In July of 1853, Chief Wakara's band of Utes clashed in a series of violent confrontations with the Mormon settlers. This conflict is known as the Walker War. Many complex factors contributed to this war. After some earlier violence between Mormons and different bands of Utes between 1847 and 1851, the Mormons continued their quick expansion settling on Ute lands. From 1851 to 1853 Mormon and Ute relations continued to decline as Mormons expanded their settlements occupying Ute hunting grounds. In addition to these land encroachments, new laws were enacted regulating trade between the Spanish and Utes by Brigham Young. The most notable regulation on trade prohibited the Spanish and Ute slave trade. All these trade regulations hurt the Ute economy, particularly the most powerful equestrian Ute band, the Cheverets led by Chief Wakara. In the spring of 1853 Governor Brigham Young ordered out the state militia to arrest Mexican traders and to capture Wakara for engaging in the slave trade. Wakara had previously established a friendly relationship with Young and had invited the Mormons to settle his lands in Sanpete. Wakara had become committed to peaceful relations and cooperation with Young and the Mormon people. Wakara remained true to his desire for friendly relations even after seeing his economic status undermined by Mormon settlers. Young as well was committed to staying on peaceful terms with the Utes. Their followers, on the other hand, had difficulties overcoming the cultural divide. After the murder of a member of Wakara's band in July of 1853 by settler James Ivie, Wakara's band waged a series of raids against Mormon settlements. Wakara himself, however, was not involved in the war and continually tried to sue for peace. The war has been mislabeled with Wakara's name; he was not really involved in the violence. Yet it was indeed a war. The war had a great impact on the Mormon settlers. Settlers abandoned their homes and had to move into forts. For the Mormons involved, this conflict was neither small nor inconsequential; it was a major disruption involving a great portion of the Utah Territory.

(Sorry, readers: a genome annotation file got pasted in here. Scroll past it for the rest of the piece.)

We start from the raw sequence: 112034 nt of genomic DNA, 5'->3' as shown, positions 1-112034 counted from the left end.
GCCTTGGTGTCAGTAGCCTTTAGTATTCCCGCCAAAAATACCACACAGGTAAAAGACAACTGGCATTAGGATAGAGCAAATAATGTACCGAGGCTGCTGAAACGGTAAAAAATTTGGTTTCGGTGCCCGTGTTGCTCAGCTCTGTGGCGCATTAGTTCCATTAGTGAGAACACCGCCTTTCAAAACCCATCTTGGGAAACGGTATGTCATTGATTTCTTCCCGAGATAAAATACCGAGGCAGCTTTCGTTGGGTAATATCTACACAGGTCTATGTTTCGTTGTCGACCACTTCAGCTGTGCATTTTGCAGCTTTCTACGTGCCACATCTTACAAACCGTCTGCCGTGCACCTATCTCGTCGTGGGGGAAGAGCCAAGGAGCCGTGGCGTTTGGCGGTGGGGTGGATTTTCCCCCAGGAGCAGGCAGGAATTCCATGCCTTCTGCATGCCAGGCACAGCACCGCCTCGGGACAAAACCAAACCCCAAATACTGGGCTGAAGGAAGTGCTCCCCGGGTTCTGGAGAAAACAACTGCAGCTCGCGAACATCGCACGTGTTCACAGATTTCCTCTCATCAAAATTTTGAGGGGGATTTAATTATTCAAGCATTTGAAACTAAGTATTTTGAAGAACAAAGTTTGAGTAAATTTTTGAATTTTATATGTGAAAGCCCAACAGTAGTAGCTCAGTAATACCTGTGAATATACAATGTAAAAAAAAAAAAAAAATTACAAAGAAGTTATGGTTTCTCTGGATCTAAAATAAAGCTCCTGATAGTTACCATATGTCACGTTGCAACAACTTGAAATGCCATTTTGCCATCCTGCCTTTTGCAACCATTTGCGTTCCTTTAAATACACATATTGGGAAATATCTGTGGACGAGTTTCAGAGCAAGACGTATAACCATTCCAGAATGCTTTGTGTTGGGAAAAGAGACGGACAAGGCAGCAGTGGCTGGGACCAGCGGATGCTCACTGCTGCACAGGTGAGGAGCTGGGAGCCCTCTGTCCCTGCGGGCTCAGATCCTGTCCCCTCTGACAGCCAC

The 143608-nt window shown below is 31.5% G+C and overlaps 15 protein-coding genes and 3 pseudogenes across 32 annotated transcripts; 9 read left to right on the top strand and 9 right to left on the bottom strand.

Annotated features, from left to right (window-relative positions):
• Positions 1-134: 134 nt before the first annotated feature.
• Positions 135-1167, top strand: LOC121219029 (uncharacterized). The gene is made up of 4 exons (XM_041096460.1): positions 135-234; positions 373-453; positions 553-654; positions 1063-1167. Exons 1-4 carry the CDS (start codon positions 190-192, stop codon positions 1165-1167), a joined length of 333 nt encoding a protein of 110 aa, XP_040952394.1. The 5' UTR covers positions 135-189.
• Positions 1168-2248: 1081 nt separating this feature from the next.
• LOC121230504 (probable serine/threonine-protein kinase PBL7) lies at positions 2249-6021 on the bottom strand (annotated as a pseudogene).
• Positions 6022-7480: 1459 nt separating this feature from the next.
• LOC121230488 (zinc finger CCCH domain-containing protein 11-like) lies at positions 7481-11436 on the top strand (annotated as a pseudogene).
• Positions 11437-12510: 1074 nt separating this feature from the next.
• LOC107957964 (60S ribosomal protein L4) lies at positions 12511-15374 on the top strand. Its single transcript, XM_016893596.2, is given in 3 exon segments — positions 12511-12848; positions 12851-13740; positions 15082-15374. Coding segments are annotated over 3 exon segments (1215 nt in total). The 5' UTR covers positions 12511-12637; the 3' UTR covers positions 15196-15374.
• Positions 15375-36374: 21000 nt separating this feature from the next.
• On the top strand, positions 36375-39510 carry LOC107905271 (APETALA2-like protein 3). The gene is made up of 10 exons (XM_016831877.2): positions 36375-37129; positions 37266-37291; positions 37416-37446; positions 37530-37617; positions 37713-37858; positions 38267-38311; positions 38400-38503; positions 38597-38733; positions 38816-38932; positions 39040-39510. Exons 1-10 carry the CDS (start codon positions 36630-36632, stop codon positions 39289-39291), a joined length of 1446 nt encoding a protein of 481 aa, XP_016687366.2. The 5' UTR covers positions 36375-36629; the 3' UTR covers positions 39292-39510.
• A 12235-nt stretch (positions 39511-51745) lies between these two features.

College and Department
Family, Home, and Social Sciences; History
BYU ScholarsArchive Citation
Wimmer, Ryan Elwood, "The Walker War Reconsidered" (2010). Theses and Dissertations. 2461.
Walker War, Wakara, Mormon/Indian relations, Brigham Young, Utes, Mormons, Cheverets, Wakara's band, 1853, Utah Militia, Manti, Provo, forts, James Ivie